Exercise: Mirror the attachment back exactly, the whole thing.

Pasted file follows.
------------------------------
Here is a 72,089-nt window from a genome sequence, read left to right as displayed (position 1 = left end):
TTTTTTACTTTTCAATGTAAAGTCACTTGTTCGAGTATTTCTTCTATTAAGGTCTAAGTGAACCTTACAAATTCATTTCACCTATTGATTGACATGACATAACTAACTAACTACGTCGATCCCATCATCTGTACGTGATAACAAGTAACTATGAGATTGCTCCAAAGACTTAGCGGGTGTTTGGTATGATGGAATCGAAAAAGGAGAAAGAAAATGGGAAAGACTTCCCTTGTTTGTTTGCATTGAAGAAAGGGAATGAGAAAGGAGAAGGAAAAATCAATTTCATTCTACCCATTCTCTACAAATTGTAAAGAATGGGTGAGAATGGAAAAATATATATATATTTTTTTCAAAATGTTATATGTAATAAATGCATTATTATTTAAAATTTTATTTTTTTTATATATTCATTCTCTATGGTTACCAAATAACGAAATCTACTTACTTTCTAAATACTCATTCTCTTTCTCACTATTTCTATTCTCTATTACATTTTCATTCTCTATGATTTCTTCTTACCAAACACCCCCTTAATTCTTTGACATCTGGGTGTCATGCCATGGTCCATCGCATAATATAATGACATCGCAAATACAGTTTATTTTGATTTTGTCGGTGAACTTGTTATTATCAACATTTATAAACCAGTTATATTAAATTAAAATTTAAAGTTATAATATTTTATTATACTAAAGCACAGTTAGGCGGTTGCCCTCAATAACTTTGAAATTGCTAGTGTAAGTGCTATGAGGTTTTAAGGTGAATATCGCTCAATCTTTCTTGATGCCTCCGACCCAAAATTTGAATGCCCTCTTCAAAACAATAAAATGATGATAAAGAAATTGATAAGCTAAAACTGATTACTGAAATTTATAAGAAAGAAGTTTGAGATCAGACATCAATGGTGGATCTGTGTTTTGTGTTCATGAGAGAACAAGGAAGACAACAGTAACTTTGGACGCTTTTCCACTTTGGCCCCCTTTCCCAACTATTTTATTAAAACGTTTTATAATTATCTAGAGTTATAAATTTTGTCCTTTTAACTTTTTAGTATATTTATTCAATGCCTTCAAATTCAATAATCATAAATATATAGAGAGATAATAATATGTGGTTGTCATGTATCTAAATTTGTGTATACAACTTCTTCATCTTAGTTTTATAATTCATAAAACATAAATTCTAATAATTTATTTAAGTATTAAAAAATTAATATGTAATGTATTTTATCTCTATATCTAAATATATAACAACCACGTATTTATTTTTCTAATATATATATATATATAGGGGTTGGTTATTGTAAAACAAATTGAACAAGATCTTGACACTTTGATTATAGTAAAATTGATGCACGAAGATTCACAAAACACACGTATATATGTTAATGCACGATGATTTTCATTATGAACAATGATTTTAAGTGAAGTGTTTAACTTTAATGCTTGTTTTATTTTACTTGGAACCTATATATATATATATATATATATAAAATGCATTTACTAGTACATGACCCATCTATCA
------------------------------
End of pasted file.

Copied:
Here is a 72,089-nt window from a genome sequence, read left to right as displayed (position 1 = left end):
TTTTTTACTTTTCAATGTAAAGTCACTTGTTCGAGTATTTCTTCTATTAAGGTCTAAGTGAACCTTACAAATTCATTTCACCTATTGATTGACATGACATAACTAACTAACTACGTCGATCCCATCATCTGTACGTGATAACAAGTAACTATGAGATTGCTCCAAAGACTTAGCGGGTGTTTGGTATGATGGAATCGAAAAAGGAGAAAGAAAATGGGAAAGACTTCCCTTGTTTGTTTGCATTGAAGAAAGGGAATGAGAAAGGAGAAGGAAAAATCAATTTCATTCTACCCATTCTCTACAAATTGTAAAGAATGGGTGAGAATGGAAAAATATATATATATTTTTTTCAAAATGTTATATGTAATAAATGCATTATTATTTAAAATTTTATTTTTTTTATATATTCATTCTCTATGGTTACCAAATAACGAAATCTACTTACTTTCTAAATACTCATTCTCTTTCTCACTATTTCTATTCTCTATTACATTTTCATTCTCTATGATTTCTTCTTACCAAACACCCCCTTAATTCTTTGACATCTGGGTGTCATGCCATGGTCCATCGCATAATATAATGACATCGCAAATACAGTTTATTTTGATTTTGTCGGTGAACTTGTTATTATCAACATTTATAAACCAGTTATATTAAATTAAAATTTAAAGTTATAATATTTTATTATACTAAAGCACAGTTAGGCGGTTGCCCTCAATAACTTTGAAATTGCTAGTGTAAGTGCTATGAGGTTTTAAGGTGAATATCGCTCAATCTTTCTTGATGCCTCCGACCCAAAATTTGAATGCCCTCTTCAAAACAATAAAATGATGATAAAGAAATTGATAAGCTAAAACTGATTACTGAAATTTATAAGAAAGAAGTTTGAGATCAGACATCAATGGTGGATCTGTGTTTTGTGTTCATGAGAGAACAAGGAAGACAACAGTAACTTTGGACGCTTTTCCACTTTGGCCCCCTTTCCCAACTATTTTATTAAAACGTTTTATAATTATCTAGAGTTATAAATTTTGTCCTTTTAACTTTTTAGTATATTTATTCAATGCCTTCAAATTCAATAATCATAAATATATAGAGAGATAATAATATGTGGTTGTCATGTATCTAAATTTGTGTATACAACTTCTTCATCTTAGTTTTATAATTCATAAAACATAAATTCTAATAATTTATTTAAGTATTAAAAAATTAATATGTAATGTATTTTATCTCTATATCTAAATATATAACAACCACGTATTTATTTTTCTAATATATATATATATATAGGGGTTGGTTATTGTAAAACAAATTGAACAAGATCTTGACACTTTGATTATAGTAAAATTGATGCACGAAGATTCACAAAACACACGTATATATGTTAATGCACGATGATTTTCATTATGAACAATGATTTTAAGTGAAGTGTTTAACTTTAATGCTTGTTTTATTTTACTTGGAACCTATATATATATATATATATATATAAAATGCATTTACTAGTACATGACCCATCTATCA